I ran into a problem this morning with templates in AngularJS that I didn't have any idea how to solve. I started putting together a Stack Overflow question for it and in the process of writing the question, I solved it. I find this happens a lot with Stack Overflow. It's the same phenomenon as rubber duck debugging; I guess that makes it Stack Overflow debugging.

I ended up not asking the question. Once I found the solution it wasn't such a good Stack Overflow question any more. It seems to me we might want to encourage that behavior - especially considering how much we don't like bad questions.

  • 6
    Certainly an interesting idea, but how in the world would you encourage it and reward it? Commented Apr 11, 2016 at 11:50
  • 2
    It has never once been discouraged. And blogged about a long time ago. All that changed is the "we're kind of jerks about it". Happened when Jeff quit, not enough jerks left. Commented Apr 11, 2016 at 11:52
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    @psubsee2003: 5 rep to everyone who doesn't ask a question! Or, every time you don't ask a question, you get 5 rep! Or,... I'll just show myself out, thanks. Commented Apr 11, 2016 at 11:57
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    You get rewarded by not getting downvoted ;-)
    – Marwie
    Commented Apr 11, 2016 at 12:17
  • 5
    We don't need positive reinforcement for not doing a bad behavior for which we already have negative reinforcement. @Marwie is joking, but he is completely correct here. In life, we don't give you some kind of reward for not committing crimes, we punish you when you do commit a crime.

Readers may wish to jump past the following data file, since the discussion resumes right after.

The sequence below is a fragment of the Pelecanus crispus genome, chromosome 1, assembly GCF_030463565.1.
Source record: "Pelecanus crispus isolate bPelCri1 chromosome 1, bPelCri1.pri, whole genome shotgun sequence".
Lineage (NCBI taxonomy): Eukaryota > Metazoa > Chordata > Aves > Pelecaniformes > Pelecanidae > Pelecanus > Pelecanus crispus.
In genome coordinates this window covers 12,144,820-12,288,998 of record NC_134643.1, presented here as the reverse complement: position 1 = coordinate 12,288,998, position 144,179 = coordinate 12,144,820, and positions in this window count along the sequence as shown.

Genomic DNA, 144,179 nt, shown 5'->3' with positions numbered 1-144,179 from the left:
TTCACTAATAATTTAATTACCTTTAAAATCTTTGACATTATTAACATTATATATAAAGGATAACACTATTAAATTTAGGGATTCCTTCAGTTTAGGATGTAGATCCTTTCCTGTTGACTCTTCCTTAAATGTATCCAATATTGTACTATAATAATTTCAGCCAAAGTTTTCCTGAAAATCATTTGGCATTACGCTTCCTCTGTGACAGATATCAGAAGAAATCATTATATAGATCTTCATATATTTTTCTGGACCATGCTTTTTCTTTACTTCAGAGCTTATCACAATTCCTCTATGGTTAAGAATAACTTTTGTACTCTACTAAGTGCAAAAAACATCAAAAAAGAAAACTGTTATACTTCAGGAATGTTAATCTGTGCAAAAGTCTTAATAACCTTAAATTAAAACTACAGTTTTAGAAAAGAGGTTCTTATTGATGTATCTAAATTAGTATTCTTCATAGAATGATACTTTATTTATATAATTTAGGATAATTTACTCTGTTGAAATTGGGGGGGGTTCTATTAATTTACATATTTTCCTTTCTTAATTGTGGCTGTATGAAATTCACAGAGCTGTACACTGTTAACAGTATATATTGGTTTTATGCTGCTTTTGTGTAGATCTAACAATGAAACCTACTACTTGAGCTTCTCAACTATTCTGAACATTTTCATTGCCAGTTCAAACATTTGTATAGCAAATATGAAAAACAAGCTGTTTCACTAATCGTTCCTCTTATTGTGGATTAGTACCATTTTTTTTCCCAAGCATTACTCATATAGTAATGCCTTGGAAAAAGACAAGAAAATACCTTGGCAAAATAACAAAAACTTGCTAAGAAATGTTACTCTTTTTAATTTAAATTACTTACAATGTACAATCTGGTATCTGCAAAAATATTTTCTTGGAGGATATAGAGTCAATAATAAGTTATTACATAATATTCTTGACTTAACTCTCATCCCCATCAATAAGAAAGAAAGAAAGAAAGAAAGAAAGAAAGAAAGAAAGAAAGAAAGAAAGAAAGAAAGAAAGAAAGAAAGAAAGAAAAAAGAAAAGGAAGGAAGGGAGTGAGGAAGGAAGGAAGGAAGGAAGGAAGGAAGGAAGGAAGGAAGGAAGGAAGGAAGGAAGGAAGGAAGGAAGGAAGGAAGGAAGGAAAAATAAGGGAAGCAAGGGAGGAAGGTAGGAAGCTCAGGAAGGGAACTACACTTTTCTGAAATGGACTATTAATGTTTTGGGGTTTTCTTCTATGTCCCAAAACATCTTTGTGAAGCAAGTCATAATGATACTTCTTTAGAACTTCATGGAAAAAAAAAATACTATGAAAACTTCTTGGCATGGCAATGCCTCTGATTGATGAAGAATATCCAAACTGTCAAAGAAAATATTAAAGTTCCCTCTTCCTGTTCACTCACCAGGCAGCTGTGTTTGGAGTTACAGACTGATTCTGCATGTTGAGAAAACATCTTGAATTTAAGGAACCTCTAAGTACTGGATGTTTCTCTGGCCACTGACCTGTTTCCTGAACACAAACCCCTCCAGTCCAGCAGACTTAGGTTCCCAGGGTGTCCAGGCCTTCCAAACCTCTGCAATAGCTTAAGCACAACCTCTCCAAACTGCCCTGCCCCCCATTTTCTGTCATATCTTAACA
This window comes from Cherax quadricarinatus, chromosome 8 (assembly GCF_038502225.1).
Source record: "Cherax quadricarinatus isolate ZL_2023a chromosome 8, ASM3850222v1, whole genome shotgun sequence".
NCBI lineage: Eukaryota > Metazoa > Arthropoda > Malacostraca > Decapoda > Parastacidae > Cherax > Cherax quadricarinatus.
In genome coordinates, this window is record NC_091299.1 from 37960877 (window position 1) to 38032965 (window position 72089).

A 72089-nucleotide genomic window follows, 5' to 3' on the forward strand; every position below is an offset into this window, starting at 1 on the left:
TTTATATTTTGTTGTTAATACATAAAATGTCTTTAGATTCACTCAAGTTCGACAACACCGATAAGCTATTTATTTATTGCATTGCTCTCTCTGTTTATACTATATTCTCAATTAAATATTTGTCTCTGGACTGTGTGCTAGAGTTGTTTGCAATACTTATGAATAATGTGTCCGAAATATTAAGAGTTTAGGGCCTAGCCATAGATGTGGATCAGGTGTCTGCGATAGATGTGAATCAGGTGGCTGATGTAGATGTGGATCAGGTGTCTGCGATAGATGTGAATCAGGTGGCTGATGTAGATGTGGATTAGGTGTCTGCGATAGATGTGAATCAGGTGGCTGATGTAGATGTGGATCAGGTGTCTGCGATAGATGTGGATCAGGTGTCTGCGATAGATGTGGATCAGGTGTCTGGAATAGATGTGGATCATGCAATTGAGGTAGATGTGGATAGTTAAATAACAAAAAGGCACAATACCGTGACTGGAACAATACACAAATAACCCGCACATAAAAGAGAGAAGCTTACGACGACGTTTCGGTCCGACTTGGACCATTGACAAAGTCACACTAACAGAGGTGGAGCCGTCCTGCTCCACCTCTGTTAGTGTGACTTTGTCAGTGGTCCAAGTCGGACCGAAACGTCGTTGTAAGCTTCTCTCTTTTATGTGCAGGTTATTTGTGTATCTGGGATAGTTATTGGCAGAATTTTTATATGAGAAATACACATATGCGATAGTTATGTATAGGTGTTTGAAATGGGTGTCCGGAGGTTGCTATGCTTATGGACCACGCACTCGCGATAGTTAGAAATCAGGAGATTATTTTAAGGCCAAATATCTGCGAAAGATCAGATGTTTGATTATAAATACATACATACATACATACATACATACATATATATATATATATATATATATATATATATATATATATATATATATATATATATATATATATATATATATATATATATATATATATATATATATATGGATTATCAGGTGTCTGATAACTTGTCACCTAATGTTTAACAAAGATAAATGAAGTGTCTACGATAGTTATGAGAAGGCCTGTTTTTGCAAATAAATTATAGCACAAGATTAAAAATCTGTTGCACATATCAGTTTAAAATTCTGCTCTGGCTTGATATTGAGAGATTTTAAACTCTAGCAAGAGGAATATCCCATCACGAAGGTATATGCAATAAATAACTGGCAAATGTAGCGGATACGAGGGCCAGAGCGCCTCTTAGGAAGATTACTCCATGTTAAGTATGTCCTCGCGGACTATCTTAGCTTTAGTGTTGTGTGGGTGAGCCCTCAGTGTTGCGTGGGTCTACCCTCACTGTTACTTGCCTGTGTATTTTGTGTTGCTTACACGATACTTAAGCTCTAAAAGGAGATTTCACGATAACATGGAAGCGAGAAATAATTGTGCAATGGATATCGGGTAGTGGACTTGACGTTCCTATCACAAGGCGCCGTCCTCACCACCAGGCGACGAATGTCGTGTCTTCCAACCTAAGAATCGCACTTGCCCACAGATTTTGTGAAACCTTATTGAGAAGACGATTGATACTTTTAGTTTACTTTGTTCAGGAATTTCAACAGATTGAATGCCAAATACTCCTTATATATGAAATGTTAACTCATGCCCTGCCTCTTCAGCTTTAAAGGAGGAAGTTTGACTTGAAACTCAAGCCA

– user229044 Mod
    Commented Apr 11, 2016 at 12:24
  • This is a perfectly fine idea, and hardly deserves this amount of downvoting. The problem is how to implement it in a way that isn't trivial to game.
    – Pekka
    Commented Apr 11, 2016 at 14:53

2 Answers 2


If the question is interesting enough, you always have the option of self-answering it.

If - on the other hand - the question just isn't a good SO question, I guess finding a solution to your problem should be enough of a reward.


I started putting together [a] question [...] and in the process of writing the question, I solved it.

It might sound alien, but this is the standard practice for a lot of developers. Running to Stack Overflow to ask a question and get an answer should be about the last thing you think about.

If I'd used the Ask A Question page for every rubber ducking session I've done in the past few years and this feature you're suggesting would be in place, I'd be a reputation millionaire.


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